Write Worlds And Characters Actors Want To Play

By Pen Densham • November 29, 2021

I am convinced that actors with creative intelligence want to play roles that challenge, expand, and refresh their artistic instincts. They want to get involved with films that get noted for Oscar consideration. It’s the job of the screenwriter to create worlds and character roles actors want to play.

When stars commit to a movie in Hollywood, it is frequently the reason the film will get financed. No creative person wants to do the same thing over and over again. Yet studios offer stars the same type of role over and over. The assumption is that this is the persona the actor wants to play or this is the persona that the studio thinks will sell their film.

But the big secret is: The studios are competing against each other for these artists. Stars are one of the main, shiny baits for the audience from which the studios hope to profit. And to attract those stars, screenplays are the bait the studios need: great stories with great challenging roles.

Eddie Redmayne won playing the indomitable Stephen Hawking in The Theory of Everything. Charlize Theron won for the role of a dynamic and demented female killer in Monster. Rami Malek won for his deep and charismatic portrayal of Freddie Mercury in Bohemian Rhapsody, a sexually complex and powerfully visionary entertainer.

So how do we, as screenwriters, create complex characters that will attract talented performers? Personalities whose emotional palettes are less obvious, more engaging, layered, or totally tantalizing chances for stars to refresh their instincts and create a unique human portrait?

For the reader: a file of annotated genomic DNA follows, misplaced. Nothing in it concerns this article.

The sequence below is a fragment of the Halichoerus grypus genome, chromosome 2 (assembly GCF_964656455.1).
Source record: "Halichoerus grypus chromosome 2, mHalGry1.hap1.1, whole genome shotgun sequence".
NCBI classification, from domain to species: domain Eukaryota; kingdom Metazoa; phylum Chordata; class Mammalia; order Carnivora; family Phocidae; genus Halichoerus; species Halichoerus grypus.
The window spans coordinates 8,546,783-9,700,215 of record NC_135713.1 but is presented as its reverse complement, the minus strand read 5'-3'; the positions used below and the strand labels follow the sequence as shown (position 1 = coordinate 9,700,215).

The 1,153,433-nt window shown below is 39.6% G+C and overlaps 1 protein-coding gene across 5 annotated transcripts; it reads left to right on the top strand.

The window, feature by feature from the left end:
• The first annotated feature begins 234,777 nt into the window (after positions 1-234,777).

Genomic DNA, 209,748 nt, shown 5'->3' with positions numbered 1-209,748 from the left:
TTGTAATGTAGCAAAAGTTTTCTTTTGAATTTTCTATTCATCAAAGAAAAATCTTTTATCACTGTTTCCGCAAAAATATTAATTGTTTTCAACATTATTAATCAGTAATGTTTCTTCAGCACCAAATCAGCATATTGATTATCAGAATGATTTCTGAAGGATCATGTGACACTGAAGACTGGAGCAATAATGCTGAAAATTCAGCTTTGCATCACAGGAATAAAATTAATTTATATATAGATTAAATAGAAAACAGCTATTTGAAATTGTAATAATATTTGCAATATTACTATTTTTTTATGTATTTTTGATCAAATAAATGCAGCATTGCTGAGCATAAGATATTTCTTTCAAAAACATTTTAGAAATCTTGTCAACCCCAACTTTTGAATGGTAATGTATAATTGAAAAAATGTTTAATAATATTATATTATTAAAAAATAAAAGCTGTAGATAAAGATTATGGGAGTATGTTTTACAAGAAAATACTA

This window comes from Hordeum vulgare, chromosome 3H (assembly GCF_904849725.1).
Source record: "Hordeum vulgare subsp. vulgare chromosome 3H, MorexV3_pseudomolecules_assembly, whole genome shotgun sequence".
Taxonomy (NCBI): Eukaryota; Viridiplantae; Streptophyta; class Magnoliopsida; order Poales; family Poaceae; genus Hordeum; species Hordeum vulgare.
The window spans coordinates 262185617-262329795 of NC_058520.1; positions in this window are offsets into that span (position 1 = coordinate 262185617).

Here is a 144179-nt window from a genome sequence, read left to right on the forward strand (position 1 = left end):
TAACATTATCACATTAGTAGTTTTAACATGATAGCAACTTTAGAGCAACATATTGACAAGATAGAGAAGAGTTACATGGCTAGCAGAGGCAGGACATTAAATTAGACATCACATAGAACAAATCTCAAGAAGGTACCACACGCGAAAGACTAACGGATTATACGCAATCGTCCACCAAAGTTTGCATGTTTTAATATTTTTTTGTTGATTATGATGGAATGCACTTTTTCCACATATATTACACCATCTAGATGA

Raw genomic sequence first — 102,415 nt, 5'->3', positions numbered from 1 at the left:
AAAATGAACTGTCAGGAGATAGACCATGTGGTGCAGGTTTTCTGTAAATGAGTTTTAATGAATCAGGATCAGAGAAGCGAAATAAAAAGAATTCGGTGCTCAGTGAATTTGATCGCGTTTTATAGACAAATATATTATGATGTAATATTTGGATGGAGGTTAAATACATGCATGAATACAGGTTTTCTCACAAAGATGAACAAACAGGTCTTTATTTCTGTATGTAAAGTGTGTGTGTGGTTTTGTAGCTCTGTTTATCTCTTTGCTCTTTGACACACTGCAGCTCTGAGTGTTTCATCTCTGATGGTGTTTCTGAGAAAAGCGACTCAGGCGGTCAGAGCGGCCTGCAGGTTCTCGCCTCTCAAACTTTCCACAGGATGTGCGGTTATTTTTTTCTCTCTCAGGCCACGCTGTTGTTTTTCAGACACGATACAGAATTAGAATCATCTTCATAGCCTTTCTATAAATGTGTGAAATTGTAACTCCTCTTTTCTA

Humans come with such a vast range of traits there is virtually no wrong way to portray our species. But, when we start to sketch out our protagonists and antagonists, we might see them as types before we see them as people. Film characters are representations of actual humans and actors relish the opportunity to add their personal stamp to them so they are as authentic and unique as possible.


So to break the mold I struggle to free my thinking and deepen my originality and authenticity. I ask myself questions. Who would be the least obvious, most unusual character to take on this challenge? What would be the weirdest world to place my favorite character types in, thus making their behavior fresh?

 - What eccentricity, handicap, or permutations of personality would make a dull person fascinating?


I use bi-association, taking two or more contradictory human types and forcing them together: A prostitute must become a detective. A fireman decides to sing opera. A teacher must become a knight. A dog transfers into a man’s body. A nun has a sex change. Crashing types together can create weird or wonderful discoveries.